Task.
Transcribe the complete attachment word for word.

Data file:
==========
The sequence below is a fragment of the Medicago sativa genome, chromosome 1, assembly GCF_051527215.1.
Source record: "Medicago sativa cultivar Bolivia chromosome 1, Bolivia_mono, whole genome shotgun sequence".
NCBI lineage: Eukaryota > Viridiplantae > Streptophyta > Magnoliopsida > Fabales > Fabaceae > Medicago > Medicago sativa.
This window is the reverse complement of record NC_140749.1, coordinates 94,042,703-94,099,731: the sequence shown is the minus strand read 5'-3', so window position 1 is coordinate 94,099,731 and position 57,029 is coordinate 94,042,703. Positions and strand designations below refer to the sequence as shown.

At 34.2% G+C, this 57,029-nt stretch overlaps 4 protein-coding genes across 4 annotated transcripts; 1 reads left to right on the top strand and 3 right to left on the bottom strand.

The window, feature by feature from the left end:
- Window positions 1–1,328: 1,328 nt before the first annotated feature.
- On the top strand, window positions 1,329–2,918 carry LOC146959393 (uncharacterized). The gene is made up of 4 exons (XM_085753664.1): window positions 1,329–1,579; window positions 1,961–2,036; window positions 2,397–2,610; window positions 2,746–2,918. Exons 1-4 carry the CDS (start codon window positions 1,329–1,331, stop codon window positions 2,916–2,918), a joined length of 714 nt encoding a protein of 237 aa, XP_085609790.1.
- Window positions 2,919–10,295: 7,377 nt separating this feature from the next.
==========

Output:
The sequence below is a fragment of the Medicago sativa genome, chromosome 1, assembly GCF_051527215.1.
Source record: "Medicago sativa cultivar Bolivia chromosome 1, Bolivia_mono, whole genome shotgun sequence".
NCBI lineage: Eukaryota > Viridiplantae > Streptophyta > Magnoliopsida > Fabales > Fabaceae > Medicago > Medicago sativa.
This window is the reverse complement of record NC_140749.1, coordinates 94,042,703-94,099,731: the sequence shown is the minus strand read 5'-3', so window position 1 is coordinate 94,099,731 and position 57,029 is coordinate 94,042,703. Positions and strand designations below refer to the sequence as shown.

At 34.2% G+C, this 57,029-nt stretch overlaps 4 protein-coding genes across 4 annotated transcripts; 1 reads left to right on the top strand and 3 right to left on the bottom strand.

The window, feature by feature from the left end:
- Window positions 1–1,328: 1,328 nt before the first annotated feature.
- On the top strand, window positions 1,329–2,918 carry LOC146959393 (uncharacterized). The gene is made up of 4 exons (XM_085753664.1): window positions 1,329–1,579; window positions 1,961–2,036; window positions 2,397–2,610; window positions 2,746–2,918. Exons 1-4 carry the CDS (start codon window positions 1,329–1,331, stop codon window positions 2,916–2,918), a joined length of 714 nt encoding a protein of 237 aa, XP_085609790.1.
- Window positions 2,919–10,295: 7,377 nt separating this feature from the next.